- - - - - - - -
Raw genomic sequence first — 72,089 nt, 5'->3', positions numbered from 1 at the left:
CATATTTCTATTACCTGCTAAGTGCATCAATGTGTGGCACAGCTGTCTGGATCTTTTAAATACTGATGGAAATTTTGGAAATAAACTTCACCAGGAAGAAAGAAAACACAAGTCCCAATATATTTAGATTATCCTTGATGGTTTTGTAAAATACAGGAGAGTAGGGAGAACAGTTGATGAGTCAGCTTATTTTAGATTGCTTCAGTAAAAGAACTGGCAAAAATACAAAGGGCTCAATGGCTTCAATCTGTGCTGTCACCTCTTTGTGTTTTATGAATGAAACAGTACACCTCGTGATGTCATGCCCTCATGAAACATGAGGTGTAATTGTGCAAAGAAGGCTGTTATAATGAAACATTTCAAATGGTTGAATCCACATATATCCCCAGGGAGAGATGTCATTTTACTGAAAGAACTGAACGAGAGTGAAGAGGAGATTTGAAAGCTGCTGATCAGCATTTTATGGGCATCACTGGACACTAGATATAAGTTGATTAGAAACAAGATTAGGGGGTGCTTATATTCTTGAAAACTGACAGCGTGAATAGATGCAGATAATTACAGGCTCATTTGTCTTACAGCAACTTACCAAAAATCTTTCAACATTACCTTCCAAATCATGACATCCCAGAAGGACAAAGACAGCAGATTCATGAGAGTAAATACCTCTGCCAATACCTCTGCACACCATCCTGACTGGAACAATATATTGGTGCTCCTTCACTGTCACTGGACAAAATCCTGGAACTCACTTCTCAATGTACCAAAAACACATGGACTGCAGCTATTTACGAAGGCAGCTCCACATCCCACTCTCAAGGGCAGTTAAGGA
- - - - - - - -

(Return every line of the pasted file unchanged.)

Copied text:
Raw genomic sequence first — 72,089 nt, 5'->3', positions numbered from 1 at the left:
CATATTTCTATTACCTGCTAAGTGCATCAATGTGTGGCACAGCTGTCTGGATCTTTTAAATACTGATGGAAATTTTGGAAATAAACTTCACCAGGAAGAAAGAAAACACAAGTCCCAATATATTTAGATTATCCTTGATGGTTTTGTAAAATACAGGAGAGTAGGGAGAACAGTTGATGAGTCAGCTTATTTTAGATTGCTTCAGTAAAAGAACTGGCAAAAATACAAAGGGCTCAATGGCTTCAATCTGTGCTGTCACCTCTTTGTGTTTTATGAATGAAACAGTACACCTCGTGATGTCATGCCCTCATGAAACATGAGGTGTAATTGTGCAAAGAAGGCTGTTATAATGAAACATTTCAAATGGTTGAATCCACATATATCCCCAGGGAGAGATGTCATTTTACTGAAAGAACTGAACGAGAGTGAAGAGGAGATTTGAAAGCTGCTGATCAGCATTTTATGGGCATCACTGGACACTAGATATAAGTTGATTAGAAACAAGATTAGGGGGTGCTTATATTCTTGAAAACTGACAGCGTGAATAGATGCAGATAATTACAGGCTCATTTGTCTTACAGCAACTTACCAAAAATCTTTCAACATTACCTTCCAAATCATGACATCCCAGAAGGACAAAGACAGCAGATTCATGAGAGTAAATACCTCTGCCAATACCTCTGCACACCATCCTGACTGGAACAATATATTGGTGCTCCTTCACTGTCACTGGACAAAATCCTGGAACTCACTTCTCAATGTACCAAAAACACATGGACTGCAGCTATTTACGAAGGCAGCTCCACATCCCACTCTCAAGGGCAGTTAAGGA